Archive for September, 2018

Well, that was different. Every author waits for that email response to his submission that says an editor or publisher is interested, and even more exciting is the idea of a telephone call. I mean, if someone is willing to take the time to talk to you, that has to be a sign of real commitment, right?

As with so much in life, it depends.

The call this time was from an outfit called Readers Magnet. (I’m not linking to them on purpose.) We weren’t home; they left a message. The woman on the other end said her company had seen my book, The Choking Rain, on line and was so impressed with its four-star rating that they wanted to “work with me.” The fleeting excitement that accompanies someone calling about your book quickly evaporated when I heard this: With all of the hundreds of thousands of titles out there, thousands of which sport five-star ratings, why call about this one? (I mean, The Invisible City has a five-star rating, and more reviews. Why didn’t you call about that?)

There are a few things about the 21st century I appreciate, and one of them is the ability to Google companies like this in about half a second. And I did. I was not surprised at what I found.

Readers Magnet is a book packager. It claims to help you publish and distribute your novel, and for this it is pleased to charge you far more than 90% of the self-published books out there will make in the author’s lifetime. They list several books on their web site; only one had any reviews, one I couldn’t even find on Amazon, and none of them had sales that would–well, let’s just say I wasn’t impressed. They do include testimonials, and for all I know those authors are very pleased with what they got–but I wouldn’t want it.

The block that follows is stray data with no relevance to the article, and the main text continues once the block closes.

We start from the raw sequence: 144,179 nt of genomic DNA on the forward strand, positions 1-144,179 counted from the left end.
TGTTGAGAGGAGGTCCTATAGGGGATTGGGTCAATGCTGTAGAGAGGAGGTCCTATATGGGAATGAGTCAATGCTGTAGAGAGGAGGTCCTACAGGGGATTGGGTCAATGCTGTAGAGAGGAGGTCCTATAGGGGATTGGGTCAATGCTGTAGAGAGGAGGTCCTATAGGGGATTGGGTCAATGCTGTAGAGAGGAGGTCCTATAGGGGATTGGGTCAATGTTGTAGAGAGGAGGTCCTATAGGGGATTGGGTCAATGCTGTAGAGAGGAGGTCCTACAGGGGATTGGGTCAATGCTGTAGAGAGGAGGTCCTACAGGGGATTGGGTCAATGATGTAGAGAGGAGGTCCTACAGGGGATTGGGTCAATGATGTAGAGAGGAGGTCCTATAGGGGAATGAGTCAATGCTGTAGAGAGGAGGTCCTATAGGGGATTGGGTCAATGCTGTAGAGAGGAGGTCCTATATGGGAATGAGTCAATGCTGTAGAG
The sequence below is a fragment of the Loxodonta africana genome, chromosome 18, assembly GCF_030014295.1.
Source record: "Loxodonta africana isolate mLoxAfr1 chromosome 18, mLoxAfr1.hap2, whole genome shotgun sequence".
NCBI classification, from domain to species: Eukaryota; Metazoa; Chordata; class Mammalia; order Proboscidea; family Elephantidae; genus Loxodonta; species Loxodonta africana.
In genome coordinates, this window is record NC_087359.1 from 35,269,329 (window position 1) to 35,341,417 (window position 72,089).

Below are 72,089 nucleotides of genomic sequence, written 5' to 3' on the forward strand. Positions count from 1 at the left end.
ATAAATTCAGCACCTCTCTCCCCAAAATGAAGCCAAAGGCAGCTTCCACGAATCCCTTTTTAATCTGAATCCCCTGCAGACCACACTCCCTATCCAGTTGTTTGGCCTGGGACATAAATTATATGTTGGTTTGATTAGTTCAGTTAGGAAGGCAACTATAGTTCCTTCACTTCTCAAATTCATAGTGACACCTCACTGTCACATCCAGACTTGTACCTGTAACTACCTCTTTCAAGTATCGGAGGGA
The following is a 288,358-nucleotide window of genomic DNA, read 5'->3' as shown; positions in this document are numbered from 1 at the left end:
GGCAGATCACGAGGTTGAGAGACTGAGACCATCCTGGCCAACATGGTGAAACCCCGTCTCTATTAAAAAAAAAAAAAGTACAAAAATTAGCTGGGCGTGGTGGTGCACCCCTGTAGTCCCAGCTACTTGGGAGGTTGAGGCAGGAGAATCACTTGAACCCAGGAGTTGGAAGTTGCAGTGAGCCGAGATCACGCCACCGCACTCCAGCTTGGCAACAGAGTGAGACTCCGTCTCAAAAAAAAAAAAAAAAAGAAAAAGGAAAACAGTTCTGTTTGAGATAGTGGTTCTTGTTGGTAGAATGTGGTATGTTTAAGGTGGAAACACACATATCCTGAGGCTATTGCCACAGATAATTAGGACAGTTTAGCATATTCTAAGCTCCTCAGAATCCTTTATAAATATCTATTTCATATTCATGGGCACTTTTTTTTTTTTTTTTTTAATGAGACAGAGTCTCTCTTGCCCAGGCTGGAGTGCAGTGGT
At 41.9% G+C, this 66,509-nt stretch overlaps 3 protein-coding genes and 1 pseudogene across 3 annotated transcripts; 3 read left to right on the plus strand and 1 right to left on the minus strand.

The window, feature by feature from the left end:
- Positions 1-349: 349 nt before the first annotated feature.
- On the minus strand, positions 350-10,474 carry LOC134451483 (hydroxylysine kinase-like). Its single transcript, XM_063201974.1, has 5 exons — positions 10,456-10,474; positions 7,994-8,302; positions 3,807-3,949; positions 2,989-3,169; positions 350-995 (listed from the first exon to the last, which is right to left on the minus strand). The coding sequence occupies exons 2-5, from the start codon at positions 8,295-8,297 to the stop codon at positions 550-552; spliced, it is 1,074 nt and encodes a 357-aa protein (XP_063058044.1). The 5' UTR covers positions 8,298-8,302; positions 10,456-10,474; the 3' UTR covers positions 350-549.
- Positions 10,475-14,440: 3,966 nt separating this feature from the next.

Self-publishing is tough to do by yourself, no question. But the problem with self-publishing is not publishing–heck, I’ve published eight books. It’s not rocket science any more. The problem isn’t even distribution: You’re on Amazon! You’re distributed to the entire known universe! The problem is discoverability. If you want to hire someone to help you with that, don’t look at how many books they’ve published, look at how the books they’re publishing are doing in the marketplace.

Better yet, go to the Kindle Boards, or track down some well-known self-published authors and ask them. They’re not hard to find, and I’ve yet to meet one who isn’t pleased to talk about how it all works and how he/she made it. Believe me, this is something you only do if you love it.

And above all, think about screening your calls.




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It has been a while since I posted, but it’s been a busy few weeks, and something had to give. There have been out-of-town guests, and Worldcon, and preparing for out-of-town guests, and recovering from Worldcon, and just trying to get back on track with my writing projects. And now it’s football season and there are all those games to watch…


So, Brian, you went to Worldcon. How was that?

So glad you asked. I am happy to report that, unlike Comic-con, there were no dessert-related disasters. In fact, there were no disasters at all. I wouldn’t say this was the best Worldcon I’ve ever attended, but it was by far not the worst.